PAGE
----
Congregational Letter Vol. 6, No. 5
As Holy Week begins, I pray that as a Community we grow in our intimacy with God as we accompany His Son, Jesus, through his passion, death and resurrection. May our reflections, prayers and conversations with Jesus this week renew our commitment ‘to live a life of love as disciples of Jesus’ as Brothers, Associates, Colleagues, and Friends in the Xaverian Congregation. As we prepare for Easter, I want to share a few reflections.
I have a story that I feel bears on the underlying meaning not only of Holy Week, but also of our being Jesus’ followers. As Principal of Saint Xavier, I used to volunteer to meet with some juniors to help them reflect on their experience of Christian service. I met with a student named Jeremy after his first service visit at a nearby Catholic nursing home. The conference was difficult because Jeremy was not comfortable with the old man whom he was to visit. The old man’s name was Roy.
I asked Jeremy what was making him uncomfortable? Jeremy experienced some fear and nervousness. He was not used to talking to old people. He never knew his own grandfather. He did not know what to say or what to do during the visit. He was not sure he could continue. Then I asked Jeremy to put himself in the place of Roy. How did Roy react to him? Was Roy glad to have a visitor? What do you think your visit meant to Roy? What did he want to talk about? I think the questions made a difference.
By the third reflection session, Jeremy had become friends with Roy. In fact, after the service program finished, Jeremy continued to visit Roy weekly. I ran into Jeremy as a senior and asked him how Roy was doing. His eyes welled up. He told me Roy had passed away and that he really missed him.
It is a simple story. It points, however, to what some theologians consider the very basis of Christian spirituality—kenosis, the emptying of self so we can be open to God and others. As Jeremy emptied himself of fear, nervousness, lack of knowledge and a sense of inadequacy, he became more open to Roy. He could put himself in Roy’s place. Jeremy formed a deep relationship with Roy.
The meaning of the events of Holy Week lie in what Paul describes as Jesus’ emptying Himself.
Guided by the Holy Spirit, Jesus, who being of the very nature of God did not consider equality with God something to be grasped. Rather, He emptied Himself, taking the form of a slave. He humbled himself, becoming obedient to death, even death on a cross.Phil 2:5-7
During Holy Week, we remember Jesus’ own kenosis – His emptying of self. May we become closer to Jesus as we contemplate how He emptied Himself in the course of His Passion and Death: the sadness he felt saying good-bye to his disciples; the intimacy of his farewell; the anguish He experienced in accepting the Father’s will not His own; being let down by his disciples who could not pray and keep watch with Him; the betrayal of Judas and Peter; the pain He felt seeing his mother at the cross; the abandonment He felt as death was approaching and finally His resignation to the Father’s love. Jesus’ emptying of Himself led him to deep communion with the Father, with His disciples and with all who would know Him due to the belief of His disciples.
I pray not only for them, but also for those who will believe in me through their word, so that they may all be one, as you, Father, are in me and I in you, that they also may be in us, that the world may believe that you sent me.Jn 17:20-21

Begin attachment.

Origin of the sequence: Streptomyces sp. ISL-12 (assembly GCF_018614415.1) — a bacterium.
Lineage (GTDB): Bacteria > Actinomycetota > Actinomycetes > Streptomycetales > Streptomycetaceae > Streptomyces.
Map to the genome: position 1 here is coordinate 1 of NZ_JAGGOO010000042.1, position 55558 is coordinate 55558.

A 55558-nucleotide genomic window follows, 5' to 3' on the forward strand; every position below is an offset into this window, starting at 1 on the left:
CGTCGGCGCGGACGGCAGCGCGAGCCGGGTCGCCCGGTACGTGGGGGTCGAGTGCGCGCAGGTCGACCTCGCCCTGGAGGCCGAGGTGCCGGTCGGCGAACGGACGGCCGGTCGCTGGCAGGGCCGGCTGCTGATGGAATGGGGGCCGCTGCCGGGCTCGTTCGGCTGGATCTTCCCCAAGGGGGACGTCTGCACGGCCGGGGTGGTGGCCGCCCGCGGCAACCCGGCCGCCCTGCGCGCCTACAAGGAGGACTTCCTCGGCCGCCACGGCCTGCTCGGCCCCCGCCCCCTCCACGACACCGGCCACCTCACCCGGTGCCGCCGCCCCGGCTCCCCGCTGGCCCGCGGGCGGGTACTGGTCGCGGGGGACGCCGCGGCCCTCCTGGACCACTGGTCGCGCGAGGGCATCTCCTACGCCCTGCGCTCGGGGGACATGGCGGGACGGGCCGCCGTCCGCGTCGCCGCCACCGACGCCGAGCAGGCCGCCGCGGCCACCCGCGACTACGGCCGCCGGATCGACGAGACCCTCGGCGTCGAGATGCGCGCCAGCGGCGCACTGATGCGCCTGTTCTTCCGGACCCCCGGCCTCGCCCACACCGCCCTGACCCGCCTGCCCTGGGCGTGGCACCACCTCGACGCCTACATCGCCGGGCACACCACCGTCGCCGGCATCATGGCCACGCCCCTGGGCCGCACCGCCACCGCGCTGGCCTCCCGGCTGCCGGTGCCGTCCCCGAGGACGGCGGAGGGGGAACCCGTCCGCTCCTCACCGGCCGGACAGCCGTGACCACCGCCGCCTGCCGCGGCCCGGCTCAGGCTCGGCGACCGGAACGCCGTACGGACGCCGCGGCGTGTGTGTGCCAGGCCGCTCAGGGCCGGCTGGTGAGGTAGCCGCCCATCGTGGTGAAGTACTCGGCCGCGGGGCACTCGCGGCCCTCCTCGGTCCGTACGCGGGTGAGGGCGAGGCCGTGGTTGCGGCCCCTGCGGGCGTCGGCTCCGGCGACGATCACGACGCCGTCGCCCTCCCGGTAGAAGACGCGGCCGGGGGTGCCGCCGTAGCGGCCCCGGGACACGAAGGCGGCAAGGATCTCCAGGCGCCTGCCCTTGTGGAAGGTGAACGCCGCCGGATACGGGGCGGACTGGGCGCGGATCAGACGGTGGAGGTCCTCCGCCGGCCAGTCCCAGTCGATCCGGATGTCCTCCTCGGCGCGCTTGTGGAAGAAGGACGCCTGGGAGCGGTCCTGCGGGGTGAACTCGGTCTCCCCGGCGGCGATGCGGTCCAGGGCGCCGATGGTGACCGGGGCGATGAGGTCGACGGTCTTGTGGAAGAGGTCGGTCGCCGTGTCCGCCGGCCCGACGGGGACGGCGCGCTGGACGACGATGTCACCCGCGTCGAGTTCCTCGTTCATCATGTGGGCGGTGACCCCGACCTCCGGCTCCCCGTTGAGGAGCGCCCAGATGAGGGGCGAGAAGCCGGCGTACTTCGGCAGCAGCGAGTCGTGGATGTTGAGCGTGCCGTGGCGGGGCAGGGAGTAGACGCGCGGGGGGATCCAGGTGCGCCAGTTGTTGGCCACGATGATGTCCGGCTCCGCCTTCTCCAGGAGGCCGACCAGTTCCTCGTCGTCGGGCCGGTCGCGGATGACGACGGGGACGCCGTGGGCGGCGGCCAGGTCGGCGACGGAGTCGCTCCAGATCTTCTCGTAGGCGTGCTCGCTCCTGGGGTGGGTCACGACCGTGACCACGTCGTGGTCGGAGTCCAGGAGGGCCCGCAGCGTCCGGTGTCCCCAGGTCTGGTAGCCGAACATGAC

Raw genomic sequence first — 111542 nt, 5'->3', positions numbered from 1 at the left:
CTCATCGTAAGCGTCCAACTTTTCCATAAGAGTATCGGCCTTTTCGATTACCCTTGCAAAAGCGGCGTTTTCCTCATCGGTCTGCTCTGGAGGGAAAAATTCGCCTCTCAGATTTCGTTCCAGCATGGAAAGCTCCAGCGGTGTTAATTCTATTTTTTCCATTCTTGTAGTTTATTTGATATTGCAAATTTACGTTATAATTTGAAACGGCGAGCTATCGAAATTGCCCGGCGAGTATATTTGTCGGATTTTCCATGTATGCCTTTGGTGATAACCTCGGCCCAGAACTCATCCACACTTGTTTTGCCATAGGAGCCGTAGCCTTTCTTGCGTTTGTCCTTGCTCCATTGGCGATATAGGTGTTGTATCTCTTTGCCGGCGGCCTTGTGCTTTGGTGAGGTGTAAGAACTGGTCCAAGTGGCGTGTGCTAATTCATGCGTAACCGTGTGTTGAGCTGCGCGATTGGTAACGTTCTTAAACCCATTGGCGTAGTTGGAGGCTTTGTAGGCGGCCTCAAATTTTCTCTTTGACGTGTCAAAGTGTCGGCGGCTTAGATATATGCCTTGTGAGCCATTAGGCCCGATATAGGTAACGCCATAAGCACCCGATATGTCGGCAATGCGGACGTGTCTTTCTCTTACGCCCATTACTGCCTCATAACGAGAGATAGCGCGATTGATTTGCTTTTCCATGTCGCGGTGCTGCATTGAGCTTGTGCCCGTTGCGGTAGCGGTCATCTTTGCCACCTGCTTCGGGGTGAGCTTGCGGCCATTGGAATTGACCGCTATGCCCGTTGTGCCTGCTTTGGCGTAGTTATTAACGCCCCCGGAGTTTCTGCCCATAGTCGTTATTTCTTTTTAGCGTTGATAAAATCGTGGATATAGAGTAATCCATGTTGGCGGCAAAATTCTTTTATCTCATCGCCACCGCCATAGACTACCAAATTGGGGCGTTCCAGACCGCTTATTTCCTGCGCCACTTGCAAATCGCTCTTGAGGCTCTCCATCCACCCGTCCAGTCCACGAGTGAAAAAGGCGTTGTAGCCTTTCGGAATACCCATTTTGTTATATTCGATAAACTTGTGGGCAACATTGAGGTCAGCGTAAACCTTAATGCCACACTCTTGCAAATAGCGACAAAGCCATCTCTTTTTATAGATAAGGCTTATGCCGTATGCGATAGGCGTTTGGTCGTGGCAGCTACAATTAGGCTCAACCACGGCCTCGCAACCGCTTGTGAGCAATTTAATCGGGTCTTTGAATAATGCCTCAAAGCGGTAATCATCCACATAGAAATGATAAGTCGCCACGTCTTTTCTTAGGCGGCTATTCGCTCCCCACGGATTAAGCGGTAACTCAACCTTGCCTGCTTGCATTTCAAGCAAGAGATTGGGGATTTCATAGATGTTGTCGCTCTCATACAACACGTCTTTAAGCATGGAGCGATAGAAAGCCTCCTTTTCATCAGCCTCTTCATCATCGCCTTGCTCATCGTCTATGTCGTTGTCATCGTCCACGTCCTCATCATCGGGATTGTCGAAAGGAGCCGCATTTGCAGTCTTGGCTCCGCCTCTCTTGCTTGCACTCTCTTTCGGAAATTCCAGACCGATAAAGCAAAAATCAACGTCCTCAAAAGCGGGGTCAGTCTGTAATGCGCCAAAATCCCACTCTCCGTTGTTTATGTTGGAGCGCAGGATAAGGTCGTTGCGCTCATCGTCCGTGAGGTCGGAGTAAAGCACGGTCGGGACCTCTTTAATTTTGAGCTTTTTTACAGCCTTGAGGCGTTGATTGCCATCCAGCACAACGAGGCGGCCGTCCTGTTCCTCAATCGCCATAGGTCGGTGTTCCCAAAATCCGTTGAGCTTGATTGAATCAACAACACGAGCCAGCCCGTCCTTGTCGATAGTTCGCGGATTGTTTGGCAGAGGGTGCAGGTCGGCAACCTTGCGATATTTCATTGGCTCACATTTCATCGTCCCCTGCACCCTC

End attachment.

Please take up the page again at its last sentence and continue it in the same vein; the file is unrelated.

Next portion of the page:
Saint Paul’s Letter to the Philippians touches the very heart of our discipleship.
Therefore if there is any encouragement in Christ, any solace in love, any participation in the Spirit, any compassion and mercy, complete my joy by being of the same mind, with the same love, united in heart, thinking one thing.Phil 2:1-2
When I read this exhortation at the beginning of the second chapter, I imagine our Founder talking to us.
Experience tells me that ‘being of the same mind, with the same love, united in heart, thinking one thing,’ is, indeed, a challenge. It requires my being willing to ‘empty myself’ of my prized beliefs, values, opinions, feelings, preferences, prejudices, fears and penchants. All of us have them. Paul talks about what we need to do as Brothers, Associates, and Colleagues to experience the communion Jeremy felt with Roy, and that Jesus offers us each day.
Do nothing out of selfishness or out of vainglory; rather, humbly regard others as more important than yourselves, each looking out not for his own interests, but [also] everyone for those of others. In your relationships with one another, have the same mindset as Christ-Jesus.Phil 2:3-4
We believe that Jesus’ emptying himself led Him to the glory of the resurrection as Jeremy’s emptying himself led him to communion with Roy.
Jesus humbled himself, becoming obedient to death, even death on a cross. Because of this, God greatly exalted him and bestowed on him the name that is above every name, that at the name of Jesus every knee should bend, of those in heaven and on earth and under the earth, and every tongue confess that Jesus Christ is Lord, to the glory of God the Father.Phil 2:8-11
Humility is essential to communion with God through Jesus, communion with each other and communion with the world we serve. Am I willing to be humble enough to empty myself of ‘me’ in order to look out for others, in order to respect, care and love them? Are we willing as a Congregation to do the same? These may be good questions to share with Jesus this week.
It is my prayer that you experience great hope and new life in Christ as we celebrate Easter. I pray also that you realize that God is the one who, for his good purpose, works in you and works in our Community of Brothers, Associates and Colleagues. My warmest wishes for a Happy Easter!
Brother Edward Driscoll, CFX | General Superior